For his Hollywood debut, Canadian director Denis Villeneuve hits the jackpot, so to speak: an all-star cast and crew at the service of the sort of prestige drama that Academy Award voters lap up breathlessly, but also a script (by Aaron Guzikowski) that had long been part of the infamous "Black List" of top-shelf unproduced scripts, using the thriller conventions to discuss matters of faith and justice. All certainly very self-important on paper, and the film can't help but leach some of that self-awareness into its greyish, portentous palette of visuals, inexorable length and downbeat mood. Yet, there's also something more to Prisoners, in the way the film charts the loss of security and the disorientation of lost landmarks that dog the American working class at the moment.

     Here, the disappearance and probable kidnapping of two young girls from a Pittsburgh suburb throw the father of one of them, survivalist contractor Keller Dover (a wiry, jagged Hugh Jackman) into disarray, as his role as protector and provider for the family is suddenly exposed as an illusion he has no control over. Attempting to wrestle back control of his life, Dover charges into unthought, uncalled-for vigilantism while Loki, the detective running the investigation (Jake Gyllenhaal, coiled and brooding), is baffled by the contradictory, mysterious clues that circle back to a stunted, child-like young man (Paul Dano) that can be either perpetrator or accomplice but seems unaware of his exact role. It's a dicey story to balance exactly and Mr. Villeneuve manages to stay just the right side of it, careful not to edge too far into over-earnestness or over-seriousness, helped by the structure of Mr. Guzikowski's script as a two-sided police procedural following both Dover and Loki's enquiries.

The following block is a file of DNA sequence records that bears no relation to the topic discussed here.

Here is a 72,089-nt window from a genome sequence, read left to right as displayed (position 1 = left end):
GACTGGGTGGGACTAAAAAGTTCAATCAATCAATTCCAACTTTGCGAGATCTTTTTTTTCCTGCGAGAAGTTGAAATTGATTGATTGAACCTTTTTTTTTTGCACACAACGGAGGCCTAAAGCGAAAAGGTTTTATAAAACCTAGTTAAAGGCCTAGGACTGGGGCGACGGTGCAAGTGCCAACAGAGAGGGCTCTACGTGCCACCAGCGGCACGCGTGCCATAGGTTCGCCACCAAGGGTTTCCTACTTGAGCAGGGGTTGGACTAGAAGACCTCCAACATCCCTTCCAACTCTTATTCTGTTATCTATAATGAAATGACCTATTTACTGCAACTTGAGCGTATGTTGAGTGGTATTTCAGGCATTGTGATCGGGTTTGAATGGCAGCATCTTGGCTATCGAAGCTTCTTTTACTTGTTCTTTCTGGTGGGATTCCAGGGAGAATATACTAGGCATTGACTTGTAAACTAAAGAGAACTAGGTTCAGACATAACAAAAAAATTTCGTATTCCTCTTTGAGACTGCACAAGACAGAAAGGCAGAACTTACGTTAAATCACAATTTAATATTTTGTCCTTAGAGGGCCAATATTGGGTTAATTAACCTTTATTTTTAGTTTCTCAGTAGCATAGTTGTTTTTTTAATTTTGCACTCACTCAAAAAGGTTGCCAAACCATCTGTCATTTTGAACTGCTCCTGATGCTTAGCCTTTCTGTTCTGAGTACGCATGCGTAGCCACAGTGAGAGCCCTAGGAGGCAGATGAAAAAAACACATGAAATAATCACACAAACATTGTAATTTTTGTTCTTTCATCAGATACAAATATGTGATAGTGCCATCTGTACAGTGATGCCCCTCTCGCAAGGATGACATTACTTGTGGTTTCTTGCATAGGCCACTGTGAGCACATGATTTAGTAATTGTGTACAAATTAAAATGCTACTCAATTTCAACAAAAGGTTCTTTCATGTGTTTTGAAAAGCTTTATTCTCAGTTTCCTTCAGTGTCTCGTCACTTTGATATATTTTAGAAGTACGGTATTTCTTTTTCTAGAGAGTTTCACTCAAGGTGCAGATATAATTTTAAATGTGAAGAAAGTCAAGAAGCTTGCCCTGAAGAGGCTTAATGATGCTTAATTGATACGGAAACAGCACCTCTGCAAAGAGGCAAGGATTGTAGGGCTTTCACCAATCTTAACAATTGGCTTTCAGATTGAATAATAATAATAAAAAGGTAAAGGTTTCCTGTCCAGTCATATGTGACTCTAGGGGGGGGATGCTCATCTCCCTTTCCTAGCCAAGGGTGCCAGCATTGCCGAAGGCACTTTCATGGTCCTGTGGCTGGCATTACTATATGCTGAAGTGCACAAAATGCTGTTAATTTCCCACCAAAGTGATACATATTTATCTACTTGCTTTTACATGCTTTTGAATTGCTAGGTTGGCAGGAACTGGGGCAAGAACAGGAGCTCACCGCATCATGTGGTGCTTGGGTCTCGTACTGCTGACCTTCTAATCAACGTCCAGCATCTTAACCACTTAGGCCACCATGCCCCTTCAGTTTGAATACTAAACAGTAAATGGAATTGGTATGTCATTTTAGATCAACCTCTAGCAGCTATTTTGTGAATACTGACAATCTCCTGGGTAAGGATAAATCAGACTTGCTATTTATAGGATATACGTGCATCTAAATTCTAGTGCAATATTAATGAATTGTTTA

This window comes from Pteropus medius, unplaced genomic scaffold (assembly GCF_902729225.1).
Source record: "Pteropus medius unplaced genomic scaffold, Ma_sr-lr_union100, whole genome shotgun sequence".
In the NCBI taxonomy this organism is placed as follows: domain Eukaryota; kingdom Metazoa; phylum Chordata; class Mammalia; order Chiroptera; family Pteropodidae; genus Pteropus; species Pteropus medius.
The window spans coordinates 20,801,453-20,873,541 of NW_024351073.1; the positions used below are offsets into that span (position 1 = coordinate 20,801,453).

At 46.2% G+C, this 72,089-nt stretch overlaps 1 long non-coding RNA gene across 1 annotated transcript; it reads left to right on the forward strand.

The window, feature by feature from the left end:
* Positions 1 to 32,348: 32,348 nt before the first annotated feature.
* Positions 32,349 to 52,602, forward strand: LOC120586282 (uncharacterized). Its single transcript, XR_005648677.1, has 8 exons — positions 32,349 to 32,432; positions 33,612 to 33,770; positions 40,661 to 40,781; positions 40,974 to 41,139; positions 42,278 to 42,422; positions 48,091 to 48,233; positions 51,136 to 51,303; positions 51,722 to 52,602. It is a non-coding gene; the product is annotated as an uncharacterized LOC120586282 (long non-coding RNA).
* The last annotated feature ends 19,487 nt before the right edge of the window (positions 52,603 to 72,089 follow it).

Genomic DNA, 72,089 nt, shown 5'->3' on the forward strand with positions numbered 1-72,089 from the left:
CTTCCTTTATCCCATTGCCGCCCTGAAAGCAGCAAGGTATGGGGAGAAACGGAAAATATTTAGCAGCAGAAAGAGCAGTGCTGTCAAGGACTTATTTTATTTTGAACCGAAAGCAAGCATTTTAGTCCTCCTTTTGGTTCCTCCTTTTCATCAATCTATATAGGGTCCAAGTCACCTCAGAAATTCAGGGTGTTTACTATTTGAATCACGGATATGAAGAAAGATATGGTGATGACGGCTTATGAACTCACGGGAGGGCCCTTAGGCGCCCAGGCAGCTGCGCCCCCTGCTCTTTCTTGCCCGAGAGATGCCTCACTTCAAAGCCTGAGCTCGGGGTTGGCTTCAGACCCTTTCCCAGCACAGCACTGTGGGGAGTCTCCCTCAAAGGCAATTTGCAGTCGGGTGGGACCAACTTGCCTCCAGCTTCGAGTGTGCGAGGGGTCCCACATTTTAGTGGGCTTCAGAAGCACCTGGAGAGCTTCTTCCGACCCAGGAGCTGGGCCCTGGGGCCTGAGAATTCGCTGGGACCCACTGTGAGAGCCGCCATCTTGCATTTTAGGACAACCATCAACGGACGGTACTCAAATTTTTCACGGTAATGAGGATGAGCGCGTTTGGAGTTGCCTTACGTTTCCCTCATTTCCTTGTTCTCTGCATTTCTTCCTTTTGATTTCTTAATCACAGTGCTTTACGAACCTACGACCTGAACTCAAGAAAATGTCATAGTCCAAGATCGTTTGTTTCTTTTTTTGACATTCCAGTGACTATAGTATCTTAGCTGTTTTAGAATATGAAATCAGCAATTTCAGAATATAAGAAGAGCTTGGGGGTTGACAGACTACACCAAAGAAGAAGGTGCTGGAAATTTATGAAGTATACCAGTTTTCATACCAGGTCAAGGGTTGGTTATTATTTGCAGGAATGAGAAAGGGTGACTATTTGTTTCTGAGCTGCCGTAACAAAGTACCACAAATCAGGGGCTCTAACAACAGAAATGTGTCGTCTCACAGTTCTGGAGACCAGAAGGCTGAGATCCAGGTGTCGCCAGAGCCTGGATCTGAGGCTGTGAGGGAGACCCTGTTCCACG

But by intermingling both the procedural and the personal elements, Prisoners can't help but remind one of Clint Eastwood's earlier Mystic River, with whom it shares thematic links, the working-class setting and an equally fatalistic worldview (as well as Mr. Eastwood's regular editors, Joel Cox and Gary Roach). And, while there's absolutely nothing to be faulted in the presentation or construction of the film, the thought creeps in that it's all a bit too smoothly finished and purposefully restrained for comfort. There are thoughtful, important questions asked - about faith (Keller's religious views render the difficulty of his predicament all the more harrowing, and religion will play an important role in the eventual dénouement), about justice (his decision to take the matter into his own hands is an uncomfortable reminder of Abu Ghraib or Guantánamo) - but there's also the impression that Prisoners ends up keeping a respectful distance from those edges and never really leaves the comfort zone it has mapped out for itself. For all that, it is a thought-provoking, confident, smart proposition; a fine example of a genre film that deals intelligently with the contemporary world, even if it doesn't go as far as one would like.

Cast: Hugh Jackman, Jake Gyllenhaal, Viola Davis, Maria Bello, Terrence Howard, Melissa Leo, Paul Dano
Director: Denis Villeneuve
Screenplay: Aaron Guzikowski
Cinematography: Roger A. Deakins  (colour)
Music: Jóhann Jóhansson
Designer: Patrice Vermette
Costumes: Renée April
Editors: Joel Cox, Gary D. Roach
Producers: Broderick Johnson, Kira Davis, Andrew A. Kosove, Adam Kolbrenner (Alcon Entertainment, 8:38 Productions and Madhouse Entertainment)
USA, 2013, 153 minutes

Screened: distributor advance press screening, UCI El Corte Inglés 12, October 9th 2013

Nominated for the 2013 Academy Award for Cinematography


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